Ye have compassed this mountain long enough. – Deuteronomy 2:3
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The use of “compass” as a verb is intriguing, especially since we are likely to think of it as an instrument of direction. What we have instead is the archaic “to go around; make a circuit of” sense of wandering. Even of avoiding an obstacle, rather than facing it head on.
It’s an apt image for modern American society, too, especially when it comes to faith, Scripture, or even many of the hard issues before us.
When it comes to the Bible, it even fits many of today’s Quakers, at least from my end of the spectrum. And so, almost nobody, including its organizers, had any inkling into the range of response they would share when they initiated a Friends Bible Conference held in Philadelphia’s historic Arch Street Meetinghouse in 1989. More than 260 mostly unprogrammed Friends participated, and the presentations have been published as Reclaiming a Resource (Kimo Press, Falls Church, Virginia, 1990), a book I recommend. Workshops explored “The Bible and Liberation Theology,” “Using the Written Bible To Hear the Bible Within,” covenant communities, care of the creation, “Divine Judgment and Near-Death Experience,” the book of Job as an allegory for coping with the AIDS crisis and other sufferings, “Who Is Sophia? And Why Is She Important?,” “The Gospel According to Women,” Jungian perspectives, working with children or music, story-telling, and more. Each workshop, in effect, examined another way of working with and studying Scripture. The collected papers share many of the intensely personal ways other Friends put the scriptures to work in their individual spiritual endeavors.
I, for one, like the views from the mountain. There are many trails to top. At that point, there’s no longer a hollow center in the wandering but a unified look at the landscape. Everything begins fitting together. Sometimes, when you seem to be running around in circles, remember to look up. You may see a new pathway open.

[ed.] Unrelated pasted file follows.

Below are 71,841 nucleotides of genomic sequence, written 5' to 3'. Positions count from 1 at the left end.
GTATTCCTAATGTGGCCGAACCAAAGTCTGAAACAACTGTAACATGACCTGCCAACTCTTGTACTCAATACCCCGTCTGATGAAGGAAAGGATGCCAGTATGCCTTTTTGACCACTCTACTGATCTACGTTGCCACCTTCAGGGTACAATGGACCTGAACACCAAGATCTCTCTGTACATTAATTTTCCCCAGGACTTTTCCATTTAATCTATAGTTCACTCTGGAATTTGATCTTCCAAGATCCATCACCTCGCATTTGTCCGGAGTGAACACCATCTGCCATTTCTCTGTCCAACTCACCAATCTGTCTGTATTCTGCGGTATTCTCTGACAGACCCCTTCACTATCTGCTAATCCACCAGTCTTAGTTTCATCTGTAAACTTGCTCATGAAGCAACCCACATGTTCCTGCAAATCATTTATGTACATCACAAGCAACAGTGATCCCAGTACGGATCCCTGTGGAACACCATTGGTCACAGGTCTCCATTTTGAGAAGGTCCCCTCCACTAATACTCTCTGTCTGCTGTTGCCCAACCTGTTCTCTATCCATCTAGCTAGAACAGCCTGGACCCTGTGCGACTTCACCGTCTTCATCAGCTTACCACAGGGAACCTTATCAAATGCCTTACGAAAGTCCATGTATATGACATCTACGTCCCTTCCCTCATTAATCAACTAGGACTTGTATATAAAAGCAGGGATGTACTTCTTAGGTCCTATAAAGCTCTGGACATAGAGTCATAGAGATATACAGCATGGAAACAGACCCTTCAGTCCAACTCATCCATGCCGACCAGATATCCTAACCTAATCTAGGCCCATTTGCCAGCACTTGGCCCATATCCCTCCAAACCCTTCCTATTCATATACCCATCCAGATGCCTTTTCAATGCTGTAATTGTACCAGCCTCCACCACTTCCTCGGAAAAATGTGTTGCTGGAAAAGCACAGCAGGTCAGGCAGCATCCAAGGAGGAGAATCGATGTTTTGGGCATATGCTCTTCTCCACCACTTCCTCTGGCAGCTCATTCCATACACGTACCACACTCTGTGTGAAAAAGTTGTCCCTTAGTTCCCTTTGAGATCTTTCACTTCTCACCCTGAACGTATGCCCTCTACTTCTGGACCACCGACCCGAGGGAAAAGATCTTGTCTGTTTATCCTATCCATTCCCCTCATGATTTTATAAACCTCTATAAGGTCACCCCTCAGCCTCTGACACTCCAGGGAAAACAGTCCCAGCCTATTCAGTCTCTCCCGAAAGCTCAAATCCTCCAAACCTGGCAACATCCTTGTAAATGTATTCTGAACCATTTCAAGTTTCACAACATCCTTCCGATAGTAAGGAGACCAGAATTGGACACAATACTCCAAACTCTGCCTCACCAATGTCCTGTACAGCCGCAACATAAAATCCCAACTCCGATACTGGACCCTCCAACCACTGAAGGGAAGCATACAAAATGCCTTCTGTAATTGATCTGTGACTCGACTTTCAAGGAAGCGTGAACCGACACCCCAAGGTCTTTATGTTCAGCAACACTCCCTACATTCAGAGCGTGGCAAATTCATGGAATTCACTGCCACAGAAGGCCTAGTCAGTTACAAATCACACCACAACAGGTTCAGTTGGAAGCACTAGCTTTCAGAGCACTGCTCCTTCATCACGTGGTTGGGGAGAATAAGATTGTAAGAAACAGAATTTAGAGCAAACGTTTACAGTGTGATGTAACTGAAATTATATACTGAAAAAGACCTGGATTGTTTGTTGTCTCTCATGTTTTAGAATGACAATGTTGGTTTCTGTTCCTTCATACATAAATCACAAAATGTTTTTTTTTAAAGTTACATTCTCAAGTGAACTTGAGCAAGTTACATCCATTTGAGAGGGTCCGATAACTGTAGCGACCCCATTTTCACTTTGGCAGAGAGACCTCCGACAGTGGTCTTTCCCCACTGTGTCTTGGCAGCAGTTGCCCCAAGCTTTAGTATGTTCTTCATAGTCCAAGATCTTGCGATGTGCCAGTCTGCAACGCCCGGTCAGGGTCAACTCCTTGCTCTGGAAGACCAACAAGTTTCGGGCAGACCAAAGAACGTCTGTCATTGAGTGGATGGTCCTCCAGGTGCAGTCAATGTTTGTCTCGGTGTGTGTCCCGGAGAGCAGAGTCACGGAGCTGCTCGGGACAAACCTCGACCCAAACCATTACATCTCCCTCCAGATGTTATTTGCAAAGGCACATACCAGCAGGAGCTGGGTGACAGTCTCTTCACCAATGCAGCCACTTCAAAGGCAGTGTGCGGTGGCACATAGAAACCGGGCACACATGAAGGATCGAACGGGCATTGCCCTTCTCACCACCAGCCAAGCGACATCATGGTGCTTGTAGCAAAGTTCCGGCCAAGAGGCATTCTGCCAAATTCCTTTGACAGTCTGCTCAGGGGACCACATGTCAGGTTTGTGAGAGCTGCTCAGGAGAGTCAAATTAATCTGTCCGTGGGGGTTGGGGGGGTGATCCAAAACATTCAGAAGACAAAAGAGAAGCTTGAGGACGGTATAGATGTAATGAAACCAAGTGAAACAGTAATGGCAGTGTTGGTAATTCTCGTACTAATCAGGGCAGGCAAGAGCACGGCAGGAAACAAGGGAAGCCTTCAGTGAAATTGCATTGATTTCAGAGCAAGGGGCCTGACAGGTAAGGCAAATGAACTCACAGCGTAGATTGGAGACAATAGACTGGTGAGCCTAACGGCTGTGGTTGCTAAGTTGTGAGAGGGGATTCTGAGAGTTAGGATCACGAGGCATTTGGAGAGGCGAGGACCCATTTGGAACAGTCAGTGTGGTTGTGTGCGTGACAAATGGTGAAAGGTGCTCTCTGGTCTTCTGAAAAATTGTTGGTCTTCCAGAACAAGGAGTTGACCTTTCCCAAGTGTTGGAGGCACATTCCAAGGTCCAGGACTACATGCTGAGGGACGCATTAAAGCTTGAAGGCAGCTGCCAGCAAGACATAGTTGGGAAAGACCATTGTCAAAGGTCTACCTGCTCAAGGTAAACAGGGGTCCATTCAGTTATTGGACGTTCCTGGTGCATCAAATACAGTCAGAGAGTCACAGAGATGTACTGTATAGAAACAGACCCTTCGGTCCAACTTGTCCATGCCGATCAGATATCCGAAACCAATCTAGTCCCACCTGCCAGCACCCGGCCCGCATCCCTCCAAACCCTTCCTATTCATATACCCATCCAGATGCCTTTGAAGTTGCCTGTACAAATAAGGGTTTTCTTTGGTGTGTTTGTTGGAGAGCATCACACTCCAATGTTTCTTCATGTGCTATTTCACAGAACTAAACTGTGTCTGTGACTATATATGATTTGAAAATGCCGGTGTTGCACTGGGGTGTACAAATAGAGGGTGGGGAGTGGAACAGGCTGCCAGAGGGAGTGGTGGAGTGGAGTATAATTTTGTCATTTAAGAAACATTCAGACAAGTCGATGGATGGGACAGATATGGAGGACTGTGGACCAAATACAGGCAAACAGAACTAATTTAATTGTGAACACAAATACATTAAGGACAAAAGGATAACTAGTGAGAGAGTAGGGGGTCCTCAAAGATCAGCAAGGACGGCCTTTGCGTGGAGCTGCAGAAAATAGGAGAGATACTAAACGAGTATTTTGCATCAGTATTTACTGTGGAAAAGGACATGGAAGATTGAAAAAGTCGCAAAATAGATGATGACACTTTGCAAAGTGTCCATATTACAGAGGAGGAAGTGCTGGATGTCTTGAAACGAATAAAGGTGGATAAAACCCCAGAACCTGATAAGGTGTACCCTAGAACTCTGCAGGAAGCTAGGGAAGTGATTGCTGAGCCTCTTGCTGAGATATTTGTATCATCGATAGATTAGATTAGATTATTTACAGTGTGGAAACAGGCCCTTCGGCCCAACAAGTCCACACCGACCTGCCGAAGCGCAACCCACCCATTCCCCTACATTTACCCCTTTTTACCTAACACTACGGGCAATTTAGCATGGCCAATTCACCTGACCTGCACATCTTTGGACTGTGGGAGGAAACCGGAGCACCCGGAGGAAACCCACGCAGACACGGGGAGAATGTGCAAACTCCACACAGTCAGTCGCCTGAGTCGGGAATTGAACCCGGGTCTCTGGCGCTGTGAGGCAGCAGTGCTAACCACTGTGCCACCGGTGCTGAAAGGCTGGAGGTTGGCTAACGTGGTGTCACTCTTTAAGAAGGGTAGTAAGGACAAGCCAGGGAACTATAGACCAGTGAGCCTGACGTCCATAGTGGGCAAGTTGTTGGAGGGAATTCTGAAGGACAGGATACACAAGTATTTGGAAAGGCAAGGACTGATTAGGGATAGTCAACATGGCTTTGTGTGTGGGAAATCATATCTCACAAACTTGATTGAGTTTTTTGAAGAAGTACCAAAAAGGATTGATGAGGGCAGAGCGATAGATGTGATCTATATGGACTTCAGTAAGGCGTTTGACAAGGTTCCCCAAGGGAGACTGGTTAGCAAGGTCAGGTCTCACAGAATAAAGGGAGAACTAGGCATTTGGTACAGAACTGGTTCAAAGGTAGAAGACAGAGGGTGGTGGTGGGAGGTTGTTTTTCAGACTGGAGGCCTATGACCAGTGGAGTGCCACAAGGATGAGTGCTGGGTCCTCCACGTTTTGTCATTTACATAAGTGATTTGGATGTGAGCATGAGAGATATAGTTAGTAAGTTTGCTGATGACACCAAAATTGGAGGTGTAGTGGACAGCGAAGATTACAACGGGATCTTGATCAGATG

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‘Tis the Grace of God, ’tis the Light of Jesus, ’tis a Manifestation of the Spirit, ’tis the Glad tidings of Salvation, ’tis the Word of Reconciliation, ’tis the Law written in the Heart, ’tis the Word of Faith, ’tis the Seed of the Kingdom, ’tis that Stone which hath been rejected by many a foolish Builder, but now it is become the Head of Sion’s Corner. These are all significant Expressions of that excellent Principle, which I have undertaken to treat on. But if any shall say They are Expressions of so different a Nature, that they know not how to reconcile them, and make them one together.
To such I answer, they might as well confess, they cannot understand how the Lamb of God can be the Lion of the Tribe of Judah, nor how the Shepherd of Israel can be the Bishop of his Peoples Souls; there seeming as much Difference in these latter, as in any of the former; yet do they all speak of one Thing, altho’ it be exprest by divers Names: For it will admit of a manifold Description; tho’, as I said before, ’tis still but one Thing, if rightly understood in its true Notions. (Elizabeth Bathurst, 1655?-1685)